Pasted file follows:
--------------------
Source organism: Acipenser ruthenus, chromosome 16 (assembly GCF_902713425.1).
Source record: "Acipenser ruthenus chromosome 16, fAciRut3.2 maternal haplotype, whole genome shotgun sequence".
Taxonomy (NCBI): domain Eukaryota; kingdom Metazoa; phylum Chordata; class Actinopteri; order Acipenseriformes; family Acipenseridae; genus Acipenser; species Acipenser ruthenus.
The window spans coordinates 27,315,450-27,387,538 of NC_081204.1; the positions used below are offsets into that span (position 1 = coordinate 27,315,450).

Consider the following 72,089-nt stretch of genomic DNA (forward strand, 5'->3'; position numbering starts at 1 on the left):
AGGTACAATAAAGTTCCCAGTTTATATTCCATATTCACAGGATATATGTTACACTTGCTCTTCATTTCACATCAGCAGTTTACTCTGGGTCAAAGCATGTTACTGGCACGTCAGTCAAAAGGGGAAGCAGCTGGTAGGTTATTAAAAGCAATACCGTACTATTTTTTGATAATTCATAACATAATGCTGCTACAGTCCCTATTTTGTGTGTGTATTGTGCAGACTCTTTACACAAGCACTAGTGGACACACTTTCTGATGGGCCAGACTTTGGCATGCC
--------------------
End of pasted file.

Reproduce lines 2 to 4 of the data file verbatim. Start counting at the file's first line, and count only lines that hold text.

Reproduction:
Source record: "Acipenser ruthenus chromosome 16, fAciRut3.2 maternal haplotype, whole genome shotgun sequence".
Taxonomy (NCBI): domain Eukaryota; kingdom Metazoa; phylum Chordata; class Actinopteri; order Acipenseriformes; family Acipenseridae; genus Acipenser; species Acipenser ruthenus.
The window spans coordinates 27,315,450-27,387,538 of NC_081204.1; the positions used below are offsets into that span (position 1 = coordinate 27,315,450).